Why is anti-Korean racism in Japan on the rise again?

A statue of a ‘comfort woman’ at the Korea Botanic Garden in Pyeongchang, South Korea. Japan’s use of the wartime sex slaves is one of many issues complicating the countries’ ties.
PHOTO: Twitter

Nearly 20 years ago, after Pyongyang admitted that its agents had abducted Japanese nationals, someone smeared on the walls of Chung Hyon-suk’s Tokyo home: “North Koreans live here. Be careful.”

The sense of danger she felt that day has returned.

“Japan ’s relationship with the two Koreas has always been complicated due to Tokyo’s colonial rule of the peninsula, but things changed for North Korean residents of Japan after they confirmed the abductions,” she said.

“Politicians and the Japanese media kept up a constant attack on everything about Korea and for the next decade it was difficult to live here,” said Chung, who was born in Japan and has lived in the country all her life. Her grandparents were originally from North Korea and she is a member of Chongryun, the association of North Korean residents of Japan.

“Our house was damaged and I was very worried about my two sons, who were at primary school at the time, so I went to the police,” she said.

The Korean community reported numerous incidents, such as girls attending Korean high schools having their distinctive Korean-style uniforms slashed by assailants and receiving countless online threats.

There was also an upsurge in political movements such as the ultranationalist Zaitokukai, or the Association of Citizens against the Special Privileges of Second-Generation Koreans, which openly described ethnic Koreans as criminals and “cockroaches”.

Chung said that in recent years the situation had become more stable as the abduction issue faded and the government took measures to outlaw the most blatant acts of racism . But in the past 18 months or so, there has been a clear sense that the Korean community – whether allied to North or South – is once more being targeted.

In January last year, the local government in Kawasaki city, on the southern border of Tokyo, had to boost security at a community centre in one of its primarily Korean neighbourhoods after it received a card threatening to “exterminate” Koreans living in Japan.

The card was delivered a month after the city became the first in Japan to enact a law against hate speech.

In August, a fire ripped through the Utoro district of Uji city, in Kyoto prefecture, which is similarly home to a large Korean community. Seven homes were destroyed in the district of around 50 Korean families, who are the descendants of people drafted into the area during World War II to construct a military airfield.

Police later took into custody Shogo Arimoto, 22, and charged him with arson. He was also charged with setting fire to the offices in Aichi prefecture of Mindan, the association of South Korean -affiliated residents of Japan.

A few days after Arimoto’s arrest and with the suspect still in custody, officials of Mindan reported to police that the windows at their office in Hiraoka city, in Osaka prefecture, had been deliberately smashed.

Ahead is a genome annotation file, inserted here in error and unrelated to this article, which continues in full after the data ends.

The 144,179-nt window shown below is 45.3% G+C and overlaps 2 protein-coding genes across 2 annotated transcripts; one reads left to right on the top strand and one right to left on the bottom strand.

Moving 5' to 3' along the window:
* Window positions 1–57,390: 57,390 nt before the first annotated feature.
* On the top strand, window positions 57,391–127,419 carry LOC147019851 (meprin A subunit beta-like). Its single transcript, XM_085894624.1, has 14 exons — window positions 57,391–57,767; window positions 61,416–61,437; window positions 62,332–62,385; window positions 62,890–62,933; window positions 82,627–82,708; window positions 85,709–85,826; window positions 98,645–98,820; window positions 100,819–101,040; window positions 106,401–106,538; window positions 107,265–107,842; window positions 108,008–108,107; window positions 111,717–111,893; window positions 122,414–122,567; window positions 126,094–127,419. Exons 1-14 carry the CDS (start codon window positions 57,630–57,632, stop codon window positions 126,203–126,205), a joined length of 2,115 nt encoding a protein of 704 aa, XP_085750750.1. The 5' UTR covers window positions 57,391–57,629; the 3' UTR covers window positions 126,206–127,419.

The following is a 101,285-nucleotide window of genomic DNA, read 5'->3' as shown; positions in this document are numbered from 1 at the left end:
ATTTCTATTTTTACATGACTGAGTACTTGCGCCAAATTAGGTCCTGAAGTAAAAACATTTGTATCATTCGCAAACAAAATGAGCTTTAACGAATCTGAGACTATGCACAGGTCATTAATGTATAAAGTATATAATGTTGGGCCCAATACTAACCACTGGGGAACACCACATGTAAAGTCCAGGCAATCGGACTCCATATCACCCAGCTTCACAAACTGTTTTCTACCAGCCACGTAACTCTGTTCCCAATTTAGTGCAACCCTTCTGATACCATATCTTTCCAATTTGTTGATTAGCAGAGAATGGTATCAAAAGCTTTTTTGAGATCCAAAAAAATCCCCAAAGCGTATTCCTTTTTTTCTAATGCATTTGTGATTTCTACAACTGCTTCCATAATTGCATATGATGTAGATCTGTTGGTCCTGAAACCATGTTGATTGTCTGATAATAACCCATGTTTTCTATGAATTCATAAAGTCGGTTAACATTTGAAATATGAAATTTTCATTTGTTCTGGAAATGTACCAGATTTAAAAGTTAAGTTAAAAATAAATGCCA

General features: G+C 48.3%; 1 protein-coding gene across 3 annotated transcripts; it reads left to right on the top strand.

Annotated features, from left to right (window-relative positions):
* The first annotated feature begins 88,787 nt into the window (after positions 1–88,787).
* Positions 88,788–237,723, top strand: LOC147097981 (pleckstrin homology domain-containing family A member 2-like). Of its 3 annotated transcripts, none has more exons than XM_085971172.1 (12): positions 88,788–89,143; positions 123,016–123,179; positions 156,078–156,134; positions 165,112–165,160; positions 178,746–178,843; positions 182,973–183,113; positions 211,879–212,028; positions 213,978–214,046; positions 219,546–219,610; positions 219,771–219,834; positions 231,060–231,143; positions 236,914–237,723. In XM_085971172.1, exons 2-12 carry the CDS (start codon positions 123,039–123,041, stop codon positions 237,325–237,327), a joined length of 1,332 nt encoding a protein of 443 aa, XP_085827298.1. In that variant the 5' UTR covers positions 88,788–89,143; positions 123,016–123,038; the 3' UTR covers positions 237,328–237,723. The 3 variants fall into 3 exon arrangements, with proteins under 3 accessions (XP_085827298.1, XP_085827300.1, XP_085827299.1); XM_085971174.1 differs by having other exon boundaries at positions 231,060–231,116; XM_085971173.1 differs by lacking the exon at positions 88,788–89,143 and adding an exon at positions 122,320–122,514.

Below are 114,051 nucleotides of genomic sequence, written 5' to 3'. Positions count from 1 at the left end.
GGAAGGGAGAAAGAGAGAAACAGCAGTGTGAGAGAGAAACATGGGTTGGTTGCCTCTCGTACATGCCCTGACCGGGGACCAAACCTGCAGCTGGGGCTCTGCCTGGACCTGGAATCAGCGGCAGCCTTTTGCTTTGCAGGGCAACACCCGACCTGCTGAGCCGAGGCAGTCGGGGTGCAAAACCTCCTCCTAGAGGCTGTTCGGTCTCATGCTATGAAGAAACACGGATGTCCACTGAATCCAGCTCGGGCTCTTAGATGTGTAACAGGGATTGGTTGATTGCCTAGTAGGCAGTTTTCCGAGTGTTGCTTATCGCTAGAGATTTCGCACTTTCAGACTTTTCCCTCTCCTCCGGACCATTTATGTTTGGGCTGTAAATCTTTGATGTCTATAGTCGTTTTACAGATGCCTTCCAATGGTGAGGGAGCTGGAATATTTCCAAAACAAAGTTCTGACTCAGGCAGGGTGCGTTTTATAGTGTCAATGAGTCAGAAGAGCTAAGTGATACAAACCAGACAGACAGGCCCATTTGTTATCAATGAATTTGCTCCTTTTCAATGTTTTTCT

At a rally of Utoro residents, lawyer Gu Yang-ok told the Mainichi newspaper: “I felt as if my own body had been burned. But what I am afraid of most is that there is no reaction from society.”

Chung has the same fear, as relations between Japan and the two Koreas once again appear to be in a downward spiral.

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“Back in 2018, when North Korea, South Korea and the United States were talking and there were no missile launches or nuclear tests, things were peaceful in Japan for us,” she said. “But now we have swung back to friction and threats, with the North testing some missiles already this year, and the sense among my friends is that things are going to get worse again.”

Kim Myong-chol, 70, an ethnic Korean who has spent his entire life in Japan, agrees that tensions are rising.

“Japanese have a special feeling of superiority over Koreans,” he said. “Many of them have a hatred for Koreans and Korean culture and that is the same attitude that they used to justify their colonial rule over the Korean peninsula in the past,” he said.

“Now, the Japanese need a scapegoat to divert public attention away from all the problems that they have at home, and Koreans are an easy target,” he said. “It has always been that way.”

Both Japan and South Korea have elections in the coming months and candidates and parties in both nations have in the past earned political capital by criticising their neighbour.

South Korea’s decision to unilaterally withdraw from an agreement with compensation signed by the two governments in 2015 and which was understood to draw a final line under the issue of Korean sex slaves – euphemistically known as “comfort women” – forced to work in military wartime brothels was met with incredulity and anger in Japan.

Tokyo responded – although it continues to deny that its actions were retaliation – by halting exports of chemicals critical to South Korea’s semiconductor industry. Relations have been further soured as a number of South Korean courts have found in favour of plaintiffs seeking compensation for years of forced labour at Japanese conglomerates during the colonial period, an issue that Tokyo insists was settled when the two nations forged diplomatic relations in 1965.

“These things seem to come in waves and the new surge is linked to the elections, particularly in South Korea as criticising Japan is a popular position,” Chung said. “And now we have the North testing missiles as well, so there is plenty for Japan to get angry about.

“We seem to be getting into another downward spiral when what is needed is a brave politician to step forward and say ‘enough is enough’,” she said. “But I look around, and I don’t see anyone stepping up.”

This article was first published in South China Morning Post.